The Armory Show

Beth Rudin DeWoody

Collector Q&A

Known for her quick eye and keen enthusiasm for daring artworks, Beth Rudin DeWoody has gained a reputation as a career-maker for emerging artists, and a taste-maker of sorts. The Armory Show speaks with DeWoody on the occasion of opening The Bunker Artspace, a 20,000-square-foot exhibition space in West Palm Beach.

“Most of the time I follow my instinct, but I do hesitate occasionally”

Photograph by Firooz Zahedi.

The Armory Show: The inaugural installation at The Bunker Artspace is co-curated by Phillip Estlund, Laura Dvorkin and Maynard Monrow. How did they approach distilling your 10,000 plus-piece collection to a single exhibition?

Beth Rudin DeWoody: Phillip, Laura and Maynard have ​been with the collection for many years, and are very knowledgeable about the work. I have great confidence and trust in their creative decisions. ​Each room at The Bunker has its own curations, and is essentially its own exhibition. We already have ideas for other rooms and exhibitions in the future.

When I collect, I often see connective tissue between what artists are creating. This is an inspiration to me when I curate my own shows and for all of us to curate The Bunker the way I collect. The most frustrating part is that I always want to add more work, and they're always inclined to edit.

TAS: There is much debate in the art world over the value of private and semi-private museums. As a patron of the arts, and someone who has lent a great deal to public ins​titutions over the years, what compelled you to create The Bunker, an exhibition space of your own?

BRD: The space was created because over the years, I've amassed a large art collection, and many of these works are in storage. Fortunately, I had the ability to create The Bunker, which merges gallery and storage space and is the perfect building to show a considerable amount of work outside of what is possible in my domestic spaces, and to a wider audience. I don't see The Bunker as a museum. I see it more as a private art space for me to share with others. In the end, much of the collection will be donated to museums and my family.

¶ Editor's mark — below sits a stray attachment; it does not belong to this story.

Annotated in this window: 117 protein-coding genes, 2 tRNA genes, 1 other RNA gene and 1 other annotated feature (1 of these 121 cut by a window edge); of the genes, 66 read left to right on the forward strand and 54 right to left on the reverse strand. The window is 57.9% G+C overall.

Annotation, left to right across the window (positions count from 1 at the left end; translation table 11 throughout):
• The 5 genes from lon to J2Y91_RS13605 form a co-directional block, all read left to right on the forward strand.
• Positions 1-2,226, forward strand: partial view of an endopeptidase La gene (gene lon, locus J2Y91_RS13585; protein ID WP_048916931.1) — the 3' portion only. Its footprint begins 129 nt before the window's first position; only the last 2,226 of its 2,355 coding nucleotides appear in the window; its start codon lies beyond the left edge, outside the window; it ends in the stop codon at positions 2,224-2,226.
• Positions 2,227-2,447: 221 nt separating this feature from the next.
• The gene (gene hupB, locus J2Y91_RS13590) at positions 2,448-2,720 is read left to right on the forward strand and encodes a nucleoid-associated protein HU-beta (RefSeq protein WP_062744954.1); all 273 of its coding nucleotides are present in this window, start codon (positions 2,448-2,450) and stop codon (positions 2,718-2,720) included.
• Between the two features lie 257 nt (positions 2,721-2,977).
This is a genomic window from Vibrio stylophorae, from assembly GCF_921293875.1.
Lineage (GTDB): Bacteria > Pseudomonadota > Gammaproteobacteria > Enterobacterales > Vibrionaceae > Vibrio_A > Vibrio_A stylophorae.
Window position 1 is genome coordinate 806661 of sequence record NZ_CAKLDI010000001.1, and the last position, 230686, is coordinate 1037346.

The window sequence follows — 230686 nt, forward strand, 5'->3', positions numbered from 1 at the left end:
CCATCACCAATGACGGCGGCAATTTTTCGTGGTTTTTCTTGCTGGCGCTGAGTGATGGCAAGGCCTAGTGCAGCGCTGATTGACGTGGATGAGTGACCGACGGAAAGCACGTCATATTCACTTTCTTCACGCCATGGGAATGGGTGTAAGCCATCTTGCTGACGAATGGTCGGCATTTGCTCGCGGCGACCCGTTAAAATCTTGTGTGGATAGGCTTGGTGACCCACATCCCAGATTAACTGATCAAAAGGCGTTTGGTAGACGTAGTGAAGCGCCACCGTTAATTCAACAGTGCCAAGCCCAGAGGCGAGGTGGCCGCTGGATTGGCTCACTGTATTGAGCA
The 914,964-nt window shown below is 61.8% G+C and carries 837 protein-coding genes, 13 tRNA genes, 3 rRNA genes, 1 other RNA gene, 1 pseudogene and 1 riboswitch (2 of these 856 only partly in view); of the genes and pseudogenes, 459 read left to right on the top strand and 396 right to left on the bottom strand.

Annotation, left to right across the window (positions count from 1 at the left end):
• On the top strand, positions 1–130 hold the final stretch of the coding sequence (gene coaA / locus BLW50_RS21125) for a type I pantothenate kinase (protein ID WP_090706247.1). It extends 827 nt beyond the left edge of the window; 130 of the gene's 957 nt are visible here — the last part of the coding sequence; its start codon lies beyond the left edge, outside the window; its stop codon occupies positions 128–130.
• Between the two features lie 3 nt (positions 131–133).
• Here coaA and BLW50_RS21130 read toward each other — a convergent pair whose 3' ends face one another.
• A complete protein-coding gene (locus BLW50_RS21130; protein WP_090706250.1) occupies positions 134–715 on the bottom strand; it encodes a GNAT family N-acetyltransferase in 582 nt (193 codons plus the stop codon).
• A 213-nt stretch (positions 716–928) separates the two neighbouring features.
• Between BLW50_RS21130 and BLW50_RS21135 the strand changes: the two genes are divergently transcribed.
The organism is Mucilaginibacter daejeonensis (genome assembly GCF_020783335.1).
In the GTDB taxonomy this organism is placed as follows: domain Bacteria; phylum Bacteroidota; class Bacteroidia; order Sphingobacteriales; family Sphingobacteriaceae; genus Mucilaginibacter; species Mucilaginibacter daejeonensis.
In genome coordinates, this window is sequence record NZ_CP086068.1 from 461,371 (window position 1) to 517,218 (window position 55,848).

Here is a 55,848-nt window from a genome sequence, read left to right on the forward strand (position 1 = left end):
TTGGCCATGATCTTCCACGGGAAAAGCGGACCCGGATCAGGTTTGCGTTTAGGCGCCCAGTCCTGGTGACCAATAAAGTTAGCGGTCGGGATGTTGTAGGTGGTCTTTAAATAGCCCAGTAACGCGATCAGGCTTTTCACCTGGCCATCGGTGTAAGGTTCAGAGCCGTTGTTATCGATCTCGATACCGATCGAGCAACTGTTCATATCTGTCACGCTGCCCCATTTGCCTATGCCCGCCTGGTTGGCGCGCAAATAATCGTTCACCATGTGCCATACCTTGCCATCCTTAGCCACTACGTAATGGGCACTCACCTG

TAS: Following the opening on December 2nd and a special performance by Fallen Fruit, what programming plans lie in The Bunker’s future?

BRD:​ We don't have anything formalized yet. Moving forward, the Sunday before Art Basel Miami Beach seems like the perfect time for an annual opening with new installations and exhibitions. Our opening this year is part of the inaugural Palm Beach Art Weekend, organized by Sarah Gavlak, and will continue in the [years to come]. It would be wonderful to host talks, performances and other programming throughout the year, but The Bunker is still in its early stages and developing.

TAS: As a collector, you are known for your keen and swift eye. Do you ever hesitate, or is it always a matter of following your gut instinct?

BRD: Most of the time I follow my instinct, but I do hesitate occasionally. If I am considering a work, and it sticks with me, I usually go for it even if the subject matter is a bit challenging. I do more research on historical works before acquiring them because I am drawn to their story.

“The most frustrating part is that I always want to add more work, and they're always inclined to edit”

TAS: Having begun collecting in the 1970s, how has your taste changed over time? What has stayed the same?

BRD: The first art piece that I acquired was from Benny Andrews in 1969. He was a teacher of mine at the New School. I then started collecting early American and Grosvenor School prints from the 20s and 30s. My interests have since broadened to span mostly 1960s to present, contemporary art. However, I still love and continue to enjoy all of my treasures that I've acquired since the beginning.

TAS: How do you approach collecting? Do you have a specific medium or movement in mind when you go to fairs or galleries, or is it more spontaneous?

BRD: It's always very spontaneous, and I collect all media so it's hard to say. I love learning about new, emerging artists at The Armory Show and other fairs, as well as considering more historical works at each show.

Photograph by Robert Stevens.

TAS: Your support for emerging artists is a hallmark of your collecting style. Who are some of the emerging artists you are most interested in today? Are any of them included in The Bunker’s inaugural exhibition?

BRD: ​Yes, we've included quite a few emerging artists at The Bunker that I am interested in, and feel are creating work that's very fresh and enduring—Nathaniel Mary Quinn, Jen DeNike, Andrew Brischler, ​Alex Hubbard, Karon Davis and Borna Sammak, just to name a few.

TAS: If it's possible to pinpoint, do you have a favorite artwork that stands out among others in your collection?

BRD: ​​It's very difficult—I love them all!